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And also if you like resource management type things, check out the Industrial Craft[^] mod. This mod has stolen many days from my life (and it's got server-side support as well, so you can find online communities running it).
Shut down, move it to a different USB port, and reboot.
If that doesn't work, go do Device Manager and uninstall the driver, then refresh the Device Manager to reinstall it (on Weven, "Scan for Changes").
If that doesn't work, run a disc scan, to look for/repair bad sectors.
If it's still no good, then look for any software that you installed when you first got the device (if anything), and:
- Check each executable and DLL in its installation directory for dependencies (Dependency Walker is good for this), making a note of any that are outside of the device's proprietary directory (e.g. in the Windows dir/system dir/shared dirs).
- Uninstall the software, making sure that the proprietary directory it was installed to is really gone (i.e. delete it manually, if it's still there).
- Check any of the dependencies to files in other directories. If the files were made by the company that made the device. rename them (as long as the device wasn't made by Microsoft).
- You can get rid of any registry entries, too, if you do that kind of thing (if you've never edited a Win registry, leave it).
If that doesn't fix it, you'll probably have to settle for getting some new hardware.
I wanna be a eunuchs developer! Pass me a bread knife!
I have been turning away from .Net lately and looking for alternatives. I don't want to have to rewrite everything when a certain company heads into a different direction once more.
My answer is C++. I always liked its flexibility to allow you to do very low level programming just as well as very high level programming. And today I stumbled over this video[^], in which Bjarne Stroustrup answers two simple questions.
Now I know why I like C++ so much. Thanks, Bjarne.
I like C++, but I don't like what it's turning into (and how many code designs insist on the most complicated implementations.) Moreover, just because something could be represented as an object and in a hierarchy doesn't mean that it should be.
That's not limited to C++. I have encountered four different types, what architecture and class design are concerned:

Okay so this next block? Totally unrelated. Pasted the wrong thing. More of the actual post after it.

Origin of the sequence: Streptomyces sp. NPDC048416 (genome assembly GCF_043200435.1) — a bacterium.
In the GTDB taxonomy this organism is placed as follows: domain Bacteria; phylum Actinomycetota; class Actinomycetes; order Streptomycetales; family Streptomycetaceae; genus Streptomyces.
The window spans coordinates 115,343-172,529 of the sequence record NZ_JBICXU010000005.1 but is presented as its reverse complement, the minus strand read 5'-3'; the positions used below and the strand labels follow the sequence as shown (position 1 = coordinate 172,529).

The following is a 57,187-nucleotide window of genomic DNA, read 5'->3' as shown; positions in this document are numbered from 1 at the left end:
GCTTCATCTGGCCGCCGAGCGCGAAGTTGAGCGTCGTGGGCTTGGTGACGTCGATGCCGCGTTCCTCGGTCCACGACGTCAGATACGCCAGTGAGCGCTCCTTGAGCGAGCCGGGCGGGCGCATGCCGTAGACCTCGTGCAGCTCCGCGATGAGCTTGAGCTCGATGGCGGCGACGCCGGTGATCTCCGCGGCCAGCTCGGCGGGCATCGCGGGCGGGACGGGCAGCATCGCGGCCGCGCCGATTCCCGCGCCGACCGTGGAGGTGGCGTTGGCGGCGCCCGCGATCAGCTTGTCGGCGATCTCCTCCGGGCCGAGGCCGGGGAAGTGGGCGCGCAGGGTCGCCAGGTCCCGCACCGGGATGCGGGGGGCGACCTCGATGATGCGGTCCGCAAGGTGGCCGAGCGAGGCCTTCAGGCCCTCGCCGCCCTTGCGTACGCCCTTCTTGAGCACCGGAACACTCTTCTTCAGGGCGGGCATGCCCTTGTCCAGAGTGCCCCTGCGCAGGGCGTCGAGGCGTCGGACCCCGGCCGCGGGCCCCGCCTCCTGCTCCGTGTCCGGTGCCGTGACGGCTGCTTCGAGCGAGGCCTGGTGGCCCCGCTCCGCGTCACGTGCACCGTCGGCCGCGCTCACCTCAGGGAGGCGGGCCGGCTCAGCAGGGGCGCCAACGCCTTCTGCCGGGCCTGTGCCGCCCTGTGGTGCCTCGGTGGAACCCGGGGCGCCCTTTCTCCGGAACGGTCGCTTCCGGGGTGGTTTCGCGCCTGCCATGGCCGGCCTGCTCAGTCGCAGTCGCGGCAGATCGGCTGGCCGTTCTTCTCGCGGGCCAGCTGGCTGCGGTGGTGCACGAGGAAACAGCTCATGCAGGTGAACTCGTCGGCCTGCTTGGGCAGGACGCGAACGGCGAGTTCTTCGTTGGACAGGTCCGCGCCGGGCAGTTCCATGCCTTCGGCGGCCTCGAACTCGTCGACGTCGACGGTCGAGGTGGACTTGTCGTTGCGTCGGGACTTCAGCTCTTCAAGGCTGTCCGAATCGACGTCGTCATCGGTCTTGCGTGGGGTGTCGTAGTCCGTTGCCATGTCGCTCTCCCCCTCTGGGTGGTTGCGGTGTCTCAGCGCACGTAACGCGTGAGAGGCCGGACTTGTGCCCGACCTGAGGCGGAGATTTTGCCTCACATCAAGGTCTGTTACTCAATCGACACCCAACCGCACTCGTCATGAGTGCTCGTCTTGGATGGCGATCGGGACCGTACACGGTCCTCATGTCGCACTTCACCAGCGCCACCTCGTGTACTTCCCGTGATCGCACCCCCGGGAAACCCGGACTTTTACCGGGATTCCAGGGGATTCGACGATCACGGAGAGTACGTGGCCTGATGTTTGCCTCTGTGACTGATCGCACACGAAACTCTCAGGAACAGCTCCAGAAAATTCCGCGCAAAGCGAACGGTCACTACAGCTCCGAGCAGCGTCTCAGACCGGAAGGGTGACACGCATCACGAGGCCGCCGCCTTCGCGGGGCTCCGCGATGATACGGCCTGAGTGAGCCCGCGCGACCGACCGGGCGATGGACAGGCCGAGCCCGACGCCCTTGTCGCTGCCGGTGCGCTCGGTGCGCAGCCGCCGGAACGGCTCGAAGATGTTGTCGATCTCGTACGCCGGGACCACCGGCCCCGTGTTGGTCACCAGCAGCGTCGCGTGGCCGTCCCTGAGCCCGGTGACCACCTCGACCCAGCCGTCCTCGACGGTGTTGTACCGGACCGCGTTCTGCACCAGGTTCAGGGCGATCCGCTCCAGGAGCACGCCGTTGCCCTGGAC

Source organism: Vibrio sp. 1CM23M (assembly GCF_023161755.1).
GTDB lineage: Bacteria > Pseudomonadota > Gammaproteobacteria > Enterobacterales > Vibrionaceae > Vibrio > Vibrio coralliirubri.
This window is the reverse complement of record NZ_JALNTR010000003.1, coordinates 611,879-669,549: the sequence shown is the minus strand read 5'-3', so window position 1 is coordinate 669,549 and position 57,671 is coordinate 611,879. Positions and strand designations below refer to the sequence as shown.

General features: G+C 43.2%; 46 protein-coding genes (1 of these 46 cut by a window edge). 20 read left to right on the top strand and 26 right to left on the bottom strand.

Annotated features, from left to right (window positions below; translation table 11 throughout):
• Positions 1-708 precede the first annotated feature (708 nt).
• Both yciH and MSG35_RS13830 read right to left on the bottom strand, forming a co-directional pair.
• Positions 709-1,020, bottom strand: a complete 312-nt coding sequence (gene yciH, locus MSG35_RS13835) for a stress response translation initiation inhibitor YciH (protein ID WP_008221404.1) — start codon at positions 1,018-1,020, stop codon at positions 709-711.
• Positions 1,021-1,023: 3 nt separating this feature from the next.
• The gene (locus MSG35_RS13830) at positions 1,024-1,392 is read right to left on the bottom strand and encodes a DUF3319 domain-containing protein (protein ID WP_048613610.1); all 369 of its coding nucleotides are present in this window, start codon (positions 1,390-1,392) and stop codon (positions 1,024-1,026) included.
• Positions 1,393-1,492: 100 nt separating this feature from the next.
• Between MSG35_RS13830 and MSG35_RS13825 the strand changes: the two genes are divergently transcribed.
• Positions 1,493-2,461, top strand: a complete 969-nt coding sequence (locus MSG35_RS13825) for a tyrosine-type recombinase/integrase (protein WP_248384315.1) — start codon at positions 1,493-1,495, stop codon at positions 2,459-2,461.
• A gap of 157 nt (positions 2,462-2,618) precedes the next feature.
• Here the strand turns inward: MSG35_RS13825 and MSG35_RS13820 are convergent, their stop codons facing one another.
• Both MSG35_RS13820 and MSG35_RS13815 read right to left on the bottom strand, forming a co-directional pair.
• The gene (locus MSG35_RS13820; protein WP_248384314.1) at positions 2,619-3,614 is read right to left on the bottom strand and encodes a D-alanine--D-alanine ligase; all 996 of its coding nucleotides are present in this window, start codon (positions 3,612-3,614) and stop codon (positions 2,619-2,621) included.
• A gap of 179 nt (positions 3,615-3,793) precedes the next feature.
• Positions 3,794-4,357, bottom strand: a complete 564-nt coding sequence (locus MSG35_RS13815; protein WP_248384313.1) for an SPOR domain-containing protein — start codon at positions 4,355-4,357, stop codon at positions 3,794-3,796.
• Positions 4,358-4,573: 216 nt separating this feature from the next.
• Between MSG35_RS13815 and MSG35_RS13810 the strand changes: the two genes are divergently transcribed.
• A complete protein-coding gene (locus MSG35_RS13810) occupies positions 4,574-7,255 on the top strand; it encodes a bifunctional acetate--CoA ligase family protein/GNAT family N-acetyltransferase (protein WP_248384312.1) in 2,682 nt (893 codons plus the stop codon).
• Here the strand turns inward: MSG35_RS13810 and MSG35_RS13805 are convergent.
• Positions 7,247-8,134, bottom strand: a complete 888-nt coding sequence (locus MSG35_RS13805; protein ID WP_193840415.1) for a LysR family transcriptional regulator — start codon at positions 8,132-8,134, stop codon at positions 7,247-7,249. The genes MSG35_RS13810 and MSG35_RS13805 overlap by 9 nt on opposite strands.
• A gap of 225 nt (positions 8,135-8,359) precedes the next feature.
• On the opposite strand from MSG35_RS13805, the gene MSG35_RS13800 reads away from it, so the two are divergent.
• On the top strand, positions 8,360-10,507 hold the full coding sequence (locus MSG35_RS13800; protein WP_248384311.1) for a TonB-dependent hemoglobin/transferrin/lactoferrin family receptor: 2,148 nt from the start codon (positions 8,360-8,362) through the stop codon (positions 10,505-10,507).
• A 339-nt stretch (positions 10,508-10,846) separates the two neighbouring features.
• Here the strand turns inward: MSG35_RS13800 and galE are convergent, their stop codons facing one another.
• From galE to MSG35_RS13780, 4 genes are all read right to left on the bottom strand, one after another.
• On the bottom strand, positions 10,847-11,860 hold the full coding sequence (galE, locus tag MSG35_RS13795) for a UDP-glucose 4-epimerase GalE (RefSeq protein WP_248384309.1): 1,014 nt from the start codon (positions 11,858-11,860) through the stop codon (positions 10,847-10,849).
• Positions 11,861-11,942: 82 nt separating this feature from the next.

1) Archi... what? (perfect chaos)
2) Get the job done and worry about future problems when they arise.
3) Must use every pattern in the book at least once in every project. And at least one or two of my own.
4) Software as a religion, with the one and only way to do things. All others lead straight to hell. (Strict order, but absolutely helpless when something happens that is not dealt with in their particular bible)
I attempt to live C++ actually.
I use to be in C programming. There was nothing about objection, overload etc.
Now I do work in C++, during for 4 months I can used to program with it.
Can somebody give some advises how to learn C++ or how can I get much progress ASAP ?
1) Learn C, especially how to write functions. A C++ object's methods work very much like C functions. You will be able to use your experience with C here.
2) Learn about object orientation by understanding the concept. The way the concepts are implemented in C++ (or any other language) are secondary at the moment. Begin with understanding what an object actually is: A data structure with attached functions to allow safe manipulation of the data inside that structure.
3) Learn the difference between a class (the definition) and objects (individual instances of a class). That will lead you to learning about the basic lifecycle of an object. Allocation of memory and automatic execution of the constructor when you create a new object with 'new', and automatic execution of the destructor and freeing memory when you destroy an object with 'delete'. Despite their somewhat scary names, constructors and destructors are just functions which are called automatically when you create or destroy objects. It's very important that you learn to use them to initialize or clean up an object.
4) Learn to use encapsulation to divide up the internal state of an object and its external interface. Other objects can only access methods or member variables of an object which you have declared as 'public'. They get no access to the members you declare to be 'private'. This way you can limit how the object's state is altered from the outside and keep it valid at all times. Limitations and restrictions may sound like a bad thing, but in reality they are your best friend.
5) Learn how to use inheritance and how to design class hierarchies. It's a powerful instrument for writing type safe code and avoiding redundancy. It is also an instrument you have to learn to play well, because it can also quickly lead to bad design.
Speaking of bad design: C++ allows classes and functions to be 'friends' of other classes. That actually means breaking the encapsulation. Like feeling the need to use 'goto', it's a sign that you should rethink your design.